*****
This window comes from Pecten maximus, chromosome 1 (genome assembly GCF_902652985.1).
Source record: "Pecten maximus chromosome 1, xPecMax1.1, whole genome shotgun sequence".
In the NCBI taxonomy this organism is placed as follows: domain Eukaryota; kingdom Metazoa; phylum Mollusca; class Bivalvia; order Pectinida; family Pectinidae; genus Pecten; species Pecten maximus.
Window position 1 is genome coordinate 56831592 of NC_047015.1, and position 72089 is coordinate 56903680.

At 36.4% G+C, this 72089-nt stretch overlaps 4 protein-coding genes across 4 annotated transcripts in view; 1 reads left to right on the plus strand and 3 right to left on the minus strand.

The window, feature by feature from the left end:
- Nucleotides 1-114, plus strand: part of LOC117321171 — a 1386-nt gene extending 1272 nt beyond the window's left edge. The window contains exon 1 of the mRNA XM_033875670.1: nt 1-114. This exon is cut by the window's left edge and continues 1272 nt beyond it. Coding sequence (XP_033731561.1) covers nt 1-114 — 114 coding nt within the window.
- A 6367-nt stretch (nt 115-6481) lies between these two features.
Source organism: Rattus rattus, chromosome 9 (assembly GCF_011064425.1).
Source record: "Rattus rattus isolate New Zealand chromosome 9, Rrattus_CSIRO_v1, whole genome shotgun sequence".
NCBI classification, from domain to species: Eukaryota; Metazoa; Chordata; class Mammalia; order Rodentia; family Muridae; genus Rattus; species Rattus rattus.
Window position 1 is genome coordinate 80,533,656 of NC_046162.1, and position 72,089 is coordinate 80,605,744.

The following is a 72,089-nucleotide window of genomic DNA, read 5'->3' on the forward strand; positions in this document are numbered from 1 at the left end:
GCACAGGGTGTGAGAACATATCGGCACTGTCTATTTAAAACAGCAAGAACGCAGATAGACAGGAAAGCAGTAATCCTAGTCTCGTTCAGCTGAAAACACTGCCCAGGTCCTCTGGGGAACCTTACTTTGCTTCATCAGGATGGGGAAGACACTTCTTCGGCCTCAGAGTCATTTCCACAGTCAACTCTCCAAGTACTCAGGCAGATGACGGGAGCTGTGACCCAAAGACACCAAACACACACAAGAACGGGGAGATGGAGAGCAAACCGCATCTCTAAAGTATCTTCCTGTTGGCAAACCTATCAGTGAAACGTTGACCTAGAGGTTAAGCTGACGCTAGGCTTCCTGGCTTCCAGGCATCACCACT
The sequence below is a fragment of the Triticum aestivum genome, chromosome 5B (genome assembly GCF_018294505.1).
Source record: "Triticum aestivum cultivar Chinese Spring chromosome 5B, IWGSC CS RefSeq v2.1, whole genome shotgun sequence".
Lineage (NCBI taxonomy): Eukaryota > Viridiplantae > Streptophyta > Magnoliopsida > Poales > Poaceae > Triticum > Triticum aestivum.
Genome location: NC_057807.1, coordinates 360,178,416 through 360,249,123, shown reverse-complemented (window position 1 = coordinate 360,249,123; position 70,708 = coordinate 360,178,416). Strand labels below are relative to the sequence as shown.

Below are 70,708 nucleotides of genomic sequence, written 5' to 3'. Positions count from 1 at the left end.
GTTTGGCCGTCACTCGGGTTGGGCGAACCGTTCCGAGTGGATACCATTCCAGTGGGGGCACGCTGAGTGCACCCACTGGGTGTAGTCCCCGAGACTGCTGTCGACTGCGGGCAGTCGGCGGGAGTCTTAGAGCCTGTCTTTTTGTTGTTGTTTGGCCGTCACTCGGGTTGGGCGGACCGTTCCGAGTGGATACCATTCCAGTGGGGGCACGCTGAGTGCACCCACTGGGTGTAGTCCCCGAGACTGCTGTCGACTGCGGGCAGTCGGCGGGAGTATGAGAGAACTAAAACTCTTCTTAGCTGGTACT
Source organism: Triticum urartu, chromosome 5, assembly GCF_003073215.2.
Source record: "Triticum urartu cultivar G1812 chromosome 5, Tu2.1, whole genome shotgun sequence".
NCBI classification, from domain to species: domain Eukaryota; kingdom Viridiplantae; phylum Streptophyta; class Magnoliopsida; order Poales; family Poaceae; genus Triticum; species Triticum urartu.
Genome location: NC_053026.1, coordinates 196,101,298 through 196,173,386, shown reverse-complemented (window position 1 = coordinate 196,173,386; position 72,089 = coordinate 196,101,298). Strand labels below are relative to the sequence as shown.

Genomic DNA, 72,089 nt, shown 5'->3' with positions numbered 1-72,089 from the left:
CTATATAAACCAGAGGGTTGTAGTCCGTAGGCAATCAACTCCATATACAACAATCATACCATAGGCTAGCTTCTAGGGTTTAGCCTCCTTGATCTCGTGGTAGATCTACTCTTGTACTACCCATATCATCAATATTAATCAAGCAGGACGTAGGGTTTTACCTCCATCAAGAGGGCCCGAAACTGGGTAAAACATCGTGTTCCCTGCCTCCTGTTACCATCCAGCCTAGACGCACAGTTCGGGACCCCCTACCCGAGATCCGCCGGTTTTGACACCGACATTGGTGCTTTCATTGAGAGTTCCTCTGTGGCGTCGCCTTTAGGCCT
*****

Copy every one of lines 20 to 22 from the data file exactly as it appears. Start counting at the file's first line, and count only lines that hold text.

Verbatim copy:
GTTTGGCCGTCACTCGGGTTGGGCGAACCGTTCCGAGTGGATACCATTCCAGTGGGGGCACGCTGAGTGCACCCACTGGGTGTAGTCCCCGAGACTGCTGTCGACTGCGGGCAGTCGGCGGGAGTCTTAGAGCCTGTCTTTTTGTTGTTGTTTGGCCGTCACTCGGGTTGGGCGGACCGTTCCGAGTGGATACCATTCCAGTGGGGGCACGCTGAGTGCACCCACTGGGTGTAGTCCCCGAGACTGCTGTCGACTGCGGGCAGTCGGCGGGAGTATGAGAGAACTAAAACTCTTCTTAGCTGGTACT
Source organism: Triticum urartu, chromosome 5, assembly GCF_003073215.2.
Source record: "Triticum urartu cultivar G1812 chromosome 5, Tu2.1, whole genome shotgun sequence".